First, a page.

And then there’s Primary Election Day.
I’m sure you’re as tired of reading about it as I am of writing about it. We’re all ready to get it over with, congratulate the winners, commiserate with the non-winners, and move on with our lives for at least a week before the general election talk starts.
So of course I have some observations:
— Almost every year, on Election Day, someone would call the newsroom in the late afternoon to ask if we have any early results.
Um, yeah, I can’t make this any clearer: Votes are not counted until AFTER the polls close.
— I’ll be at the Citrus County Supervisor of Elections office this evening, possibly experimenting with a Facebook Live event, so watch for that. Regardless, the Just Wright Citrus Facebook page will have results soon as I get them.
The photo from today’s blog is one of my favorites. It was — as it turns out — the last election for both Susan Gill as elections supervisor and me as Chronicle senior reporter. From the looks of it, Susan is explaining some oddity in the voter percentages and I’m confused, as usual.
I’ve spent many a Primary/Election Night camped out in the supervisor of elections office.
I know the elections office in downtown Meadowcrest is more efficient, but it just sucks the air out of tradition.
Anyone who’s lived in these parts the last 40 years remember election nights on the Courthouse Square in the county seat.
All the political junkies hung out either in the cramped election office or on the sidewalk as (in those days) precinct results trickled in.
Candidates would show up confident at 7 p.m. Many slink away 30 minutes later when the vote by mail/early votes are tallied and we get an idea of how the night’s going to go.
Thankfully, I’m not chasing down unsuccessful candidates for quotes anymore. Worst part of Primary Election Night coverage was interviewing candidates who just saw nine months of hard work result in a third-place finish. It’s not a happy time and sometimes their responses reveal deep bitterness.
Others, well, it’s hard to beat the arrogance of an overconfident candidate.
Look, we all want candidates to be confident of victory, right? I don’t ever recall a candidate predicting a loss on Election Day.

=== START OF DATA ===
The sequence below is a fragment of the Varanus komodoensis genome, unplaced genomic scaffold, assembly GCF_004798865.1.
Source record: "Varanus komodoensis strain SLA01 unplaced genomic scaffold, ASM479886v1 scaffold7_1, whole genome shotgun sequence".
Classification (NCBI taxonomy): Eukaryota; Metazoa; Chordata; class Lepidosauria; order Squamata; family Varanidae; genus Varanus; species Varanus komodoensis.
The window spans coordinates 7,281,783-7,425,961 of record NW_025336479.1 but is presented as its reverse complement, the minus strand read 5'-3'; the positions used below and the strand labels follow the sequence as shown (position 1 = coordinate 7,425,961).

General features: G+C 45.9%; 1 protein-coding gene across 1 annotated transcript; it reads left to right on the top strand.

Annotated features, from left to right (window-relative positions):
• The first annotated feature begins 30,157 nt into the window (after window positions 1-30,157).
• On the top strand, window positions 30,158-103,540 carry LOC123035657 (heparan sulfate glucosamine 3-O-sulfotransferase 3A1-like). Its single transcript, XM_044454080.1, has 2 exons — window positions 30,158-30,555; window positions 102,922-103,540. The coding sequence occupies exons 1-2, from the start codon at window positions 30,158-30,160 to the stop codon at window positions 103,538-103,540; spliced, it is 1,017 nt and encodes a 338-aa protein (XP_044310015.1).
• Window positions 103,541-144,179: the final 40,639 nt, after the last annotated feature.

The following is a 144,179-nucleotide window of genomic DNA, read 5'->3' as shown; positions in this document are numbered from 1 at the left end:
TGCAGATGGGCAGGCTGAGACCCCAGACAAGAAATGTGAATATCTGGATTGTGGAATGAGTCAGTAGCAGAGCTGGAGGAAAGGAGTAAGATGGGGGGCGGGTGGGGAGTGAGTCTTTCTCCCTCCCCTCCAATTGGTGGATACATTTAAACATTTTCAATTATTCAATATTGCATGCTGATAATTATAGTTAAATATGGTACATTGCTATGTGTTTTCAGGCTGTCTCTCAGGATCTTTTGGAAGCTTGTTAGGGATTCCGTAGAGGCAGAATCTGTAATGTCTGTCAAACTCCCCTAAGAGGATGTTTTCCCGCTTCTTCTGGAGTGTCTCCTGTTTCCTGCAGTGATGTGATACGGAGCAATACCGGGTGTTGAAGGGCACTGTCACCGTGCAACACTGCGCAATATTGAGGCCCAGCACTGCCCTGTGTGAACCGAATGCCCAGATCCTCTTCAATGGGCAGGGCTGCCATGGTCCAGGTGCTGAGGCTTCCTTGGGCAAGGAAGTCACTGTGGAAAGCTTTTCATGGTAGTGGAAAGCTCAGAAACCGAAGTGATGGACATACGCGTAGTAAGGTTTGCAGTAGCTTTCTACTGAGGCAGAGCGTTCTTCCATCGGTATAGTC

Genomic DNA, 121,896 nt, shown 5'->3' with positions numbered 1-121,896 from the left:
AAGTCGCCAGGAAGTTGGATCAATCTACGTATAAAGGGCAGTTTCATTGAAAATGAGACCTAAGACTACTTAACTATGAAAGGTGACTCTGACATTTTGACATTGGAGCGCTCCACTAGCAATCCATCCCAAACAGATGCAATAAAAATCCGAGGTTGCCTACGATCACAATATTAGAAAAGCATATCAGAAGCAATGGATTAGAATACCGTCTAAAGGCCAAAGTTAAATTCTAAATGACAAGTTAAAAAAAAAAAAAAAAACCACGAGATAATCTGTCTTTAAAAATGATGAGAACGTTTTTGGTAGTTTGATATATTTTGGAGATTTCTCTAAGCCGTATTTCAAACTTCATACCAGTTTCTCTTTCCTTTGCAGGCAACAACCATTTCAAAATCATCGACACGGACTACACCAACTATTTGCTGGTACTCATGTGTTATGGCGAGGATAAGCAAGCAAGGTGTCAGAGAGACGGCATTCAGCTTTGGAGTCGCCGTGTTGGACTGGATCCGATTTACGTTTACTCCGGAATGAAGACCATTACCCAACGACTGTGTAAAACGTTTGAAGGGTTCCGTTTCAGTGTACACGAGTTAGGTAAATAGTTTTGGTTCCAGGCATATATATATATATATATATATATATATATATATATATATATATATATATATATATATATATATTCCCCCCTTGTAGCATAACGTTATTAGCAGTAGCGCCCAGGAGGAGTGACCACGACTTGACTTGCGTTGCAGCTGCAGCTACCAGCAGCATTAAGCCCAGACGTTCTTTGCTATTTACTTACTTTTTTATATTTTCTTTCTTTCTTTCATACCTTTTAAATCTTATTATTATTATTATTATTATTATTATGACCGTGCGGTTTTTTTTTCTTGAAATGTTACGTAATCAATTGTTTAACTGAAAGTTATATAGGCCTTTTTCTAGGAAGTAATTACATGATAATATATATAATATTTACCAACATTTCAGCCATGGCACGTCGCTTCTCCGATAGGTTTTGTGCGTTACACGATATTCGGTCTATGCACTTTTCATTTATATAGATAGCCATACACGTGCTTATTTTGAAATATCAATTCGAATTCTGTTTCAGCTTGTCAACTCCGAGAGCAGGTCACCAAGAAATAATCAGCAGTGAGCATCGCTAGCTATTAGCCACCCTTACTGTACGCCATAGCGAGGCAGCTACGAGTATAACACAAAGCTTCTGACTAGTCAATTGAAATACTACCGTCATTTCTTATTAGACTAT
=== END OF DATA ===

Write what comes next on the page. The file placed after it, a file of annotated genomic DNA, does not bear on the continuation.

But there’s a difference between confidence and unrealistic. And there are those who have been unrealistic, never even considering the POSSIBILITY of losing.
One night in the elections office I overheard two volunteers in a candidate’s campaign wondering if they could get the deposit back. The candidate, who lost, had booked a victory cruise.
Incumbents generally don’t start the night at the elections office but they wander in, victor-like, after it was obvious they were going to win.
So it was interesting a few years back when an incumbent, in a tough re-election race, showed up at the elections office before the first results were announced. Once the early numbers were in, right away we knew it wasn’t going to be the incumbent’s night.
To his credit, he hung around most of the night even as report after report cemented his pending defeat.
And when I asked him for a comment, he gave me one of the greatest Primary Election Night quotes ever:
“You’re going to go to hell. You will rot in hell.”
(That former incumbent is now a Just Wright Citrus sponsor. Goes to show that wounds heal.)
— I reached out to all five county commission candidates on Monday (one actually called me before I could make my first call) to wish them luck Tuesday.
We should be proud of all five. I set a high bar for this summer’s campaign season and the candidates met it. They discussed challenges in our community, ways to address them, and debated various approaches to getting there.
Each candidate has worked hard for his or her vote and deserves whatever result Election Day brings.
By day’s end we’ll have a new county commissioner, a new judge and a state representative who may or may not be new.
It’s Primary Election Day. Polls are open from 7 a.m. to 7 p.m. The time to choose is now.
Join the discussion on our Facebook page.